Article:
Well, the end just got a little closer.
A landmark report from the United Nations’ scientific panel on climate change paints a more dire picture of the immediate consequences of climate change than previously thought, and suggests that avoiding damage requires transforming the world economy at a speed and scale that has “no documented historic precedent.”
That’s a lot to be alarmed about.
The report, issued Monday by the Intergovernmental Panel on Climate Change — a group of scientists convened by the United Nations to guide world leaders — describes a world of worsening food shortages and wildfires, and a mass die-off of coral reefs as soon as 2040.
That’s only about a generation away. Looking back, the equivalent is 1996. That’s not a lot of time.
The report “is quite a shock, and quite concerning,” said Bill Hare, an author of previous I.P.C.C. reports and a physicist with Climate Analytics. “We were not aware of this just a few years ago.”
The authors of this report found that if greenhouse gas emissions continue at the current rate, the atmosphere will warm up by as much as 2.7 degrees Fahrenheit above preindustrial levels by 2040, inundating coastlines and intensifying droughts and poverty. Previous work focused on estimating the damage if average temperatures were to rise by a larger number, 3.6 degrees Fahrenheit, because that was the threshold scientists previously considered for the most severe effects of climate change.
Avoiding the most serious damage requires transforming the world economy within just a few years, said the authors, who estimate the damage would come at a cost of $54 trillion. But while they conclude it is technically possible to achieve the rapid changes required to avoid 2.7 degrees of warming, they concede that it may be politically unlikely.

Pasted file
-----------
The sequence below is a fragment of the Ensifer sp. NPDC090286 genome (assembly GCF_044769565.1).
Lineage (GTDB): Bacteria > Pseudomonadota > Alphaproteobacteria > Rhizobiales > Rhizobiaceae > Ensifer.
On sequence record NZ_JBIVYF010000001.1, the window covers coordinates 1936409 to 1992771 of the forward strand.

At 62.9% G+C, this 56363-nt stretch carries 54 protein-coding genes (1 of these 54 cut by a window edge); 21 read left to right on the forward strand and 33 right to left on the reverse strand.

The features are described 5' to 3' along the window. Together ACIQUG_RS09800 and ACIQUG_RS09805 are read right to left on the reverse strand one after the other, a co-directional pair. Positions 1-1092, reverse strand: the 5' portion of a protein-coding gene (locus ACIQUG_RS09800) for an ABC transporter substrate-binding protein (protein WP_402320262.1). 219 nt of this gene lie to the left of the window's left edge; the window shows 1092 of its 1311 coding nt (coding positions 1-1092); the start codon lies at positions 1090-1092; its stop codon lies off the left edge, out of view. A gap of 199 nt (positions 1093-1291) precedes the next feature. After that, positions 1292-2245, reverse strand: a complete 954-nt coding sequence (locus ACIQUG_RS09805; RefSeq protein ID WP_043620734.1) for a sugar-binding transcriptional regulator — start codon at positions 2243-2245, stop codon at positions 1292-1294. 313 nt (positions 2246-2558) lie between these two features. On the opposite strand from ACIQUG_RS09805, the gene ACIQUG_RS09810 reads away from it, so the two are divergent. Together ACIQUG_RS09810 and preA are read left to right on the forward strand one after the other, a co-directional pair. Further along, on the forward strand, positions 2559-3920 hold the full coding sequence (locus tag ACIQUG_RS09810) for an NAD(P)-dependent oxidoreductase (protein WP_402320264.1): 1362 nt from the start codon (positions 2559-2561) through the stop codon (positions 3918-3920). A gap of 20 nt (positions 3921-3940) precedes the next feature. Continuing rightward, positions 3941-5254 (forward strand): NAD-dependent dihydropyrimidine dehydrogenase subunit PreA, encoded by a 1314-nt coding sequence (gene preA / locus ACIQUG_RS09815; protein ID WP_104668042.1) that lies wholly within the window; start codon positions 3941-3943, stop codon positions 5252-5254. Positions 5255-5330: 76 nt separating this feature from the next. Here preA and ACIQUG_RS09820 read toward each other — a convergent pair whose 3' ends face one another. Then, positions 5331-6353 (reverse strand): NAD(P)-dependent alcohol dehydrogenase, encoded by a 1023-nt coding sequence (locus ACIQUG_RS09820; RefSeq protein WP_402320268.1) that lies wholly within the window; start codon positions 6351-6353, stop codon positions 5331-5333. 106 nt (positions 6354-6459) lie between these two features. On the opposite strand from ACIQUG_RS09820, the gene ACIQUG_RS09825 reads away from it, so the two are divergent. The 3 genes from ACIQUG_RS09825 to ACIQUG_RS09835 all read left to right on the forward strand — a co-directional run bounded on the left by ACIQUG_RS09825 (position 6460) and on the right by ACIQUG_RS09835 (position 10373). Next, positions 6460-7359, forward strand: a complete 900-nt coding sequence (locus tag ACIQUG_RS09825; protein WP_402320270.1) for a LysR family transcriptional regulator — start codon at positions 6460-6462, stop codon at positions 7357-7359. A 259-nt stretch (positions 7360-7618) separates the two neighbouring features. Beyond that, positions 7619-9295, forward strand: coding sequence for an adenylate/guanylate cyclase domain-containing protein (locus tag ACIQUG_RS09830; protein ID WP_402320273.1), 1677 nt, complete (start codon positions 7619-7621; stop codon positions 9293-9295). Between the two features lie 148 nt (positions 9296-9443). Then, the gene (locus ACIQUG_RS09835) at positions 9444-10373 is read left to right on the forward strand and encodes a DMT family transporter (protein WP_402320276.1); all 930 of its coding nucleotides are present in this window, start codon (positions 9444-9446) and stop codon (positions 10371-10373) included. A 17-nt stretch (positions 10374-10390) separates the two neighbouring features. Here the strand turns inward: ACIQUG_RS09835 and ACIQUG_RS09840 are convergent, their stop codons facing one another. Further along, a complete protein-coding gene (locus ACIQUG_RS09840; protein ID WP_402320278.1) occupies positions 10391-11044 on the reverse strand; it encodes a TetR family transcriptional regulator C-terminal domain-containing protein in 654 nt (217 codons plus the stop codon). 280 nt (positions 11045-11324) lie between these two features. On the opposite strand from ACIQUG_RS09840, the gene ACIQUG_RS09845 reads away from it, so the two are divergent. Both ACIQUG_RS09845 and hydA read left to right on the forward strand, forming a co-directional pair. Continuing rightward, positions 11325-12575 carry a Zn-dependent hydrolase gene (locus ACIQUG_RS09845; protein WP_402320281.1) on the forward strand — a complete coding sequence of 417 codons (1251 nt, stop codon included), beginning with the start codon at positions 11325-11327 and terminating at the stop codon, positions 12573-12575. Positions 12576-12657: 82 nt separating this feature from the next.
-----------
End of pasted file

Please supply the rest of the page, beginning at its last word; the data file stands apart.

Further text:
For instance, the report says heavy taxes or prices on carbon dioxide emissions — perhaps as high as $27,000 per ton by 2100 — would be required. Such a move would be politically impossible in the United States, the world’s largest economy and second-largest greenhouse gas emitter behind China. Lawmakers around the world, including in China, the European Union and California, have enacted carbon pricing programs. Vermont groups also have proposed a tax on fossil fuels.
President Trump has mocked the science of human-caused climate change and vowed to increase the burning of coal. He also intends to withdraw from the Paris agreement.
While climate deniers have been critical of the report, they are being shouted down by climate change believers. The report was written and edited by 91 scientists from 40 countries who analyzed more than 6,000 scientific studies.
That’s a lot of data.
Researchers have used these facts and numbers to paint a picture of the world with a dangerous fever, caused by us. We used to think the changes we would experience would be manageable. Not any more.
Absent very aggressive action, the dire effects once expected several decades in the future will arrive in a matter of years. “It’s telling us we need to reverse emissions trends and turn the world economy on a dime,” cautioned Myles Allen, an Oxford University climate scientist and an author of the report.
It’s the final call, scientists warn, and the most extensive call to action yet on the risks of rising global temperatures.
The report says there must be rapid and significant changes in four global systems: energy, land use, cities and industry.
It adds the world cannot meet its target without changes by individuals, urging us to:
— Buy less meat, milk, cheese and butter and more locally sourced, seasonal food.
— Throw less of it away.
— Drive electric cars but walk or cycle short distances; take trains and buses instead of planes.
— Use videoconferencing instead of business travel.
— Use a washing line instead of a tumble dryer.
— Insulate our homes.
— Demand low carbon in every consumer product.
This is not about remote science; it’s about where we live and work. Everyone is going to have to be involved. You might not have control over land use, but you do have control over what you eat and that determines land use. This is the moment where we need to decide to move to clean energy and a sustainable lifestyle. We must protect forests and species.
This is the year when the turning point happens. The hard decisions can no longer be kicked down the road. We’re out of time.
Read the entire report at http://www.ipcc.ch/report/sr15.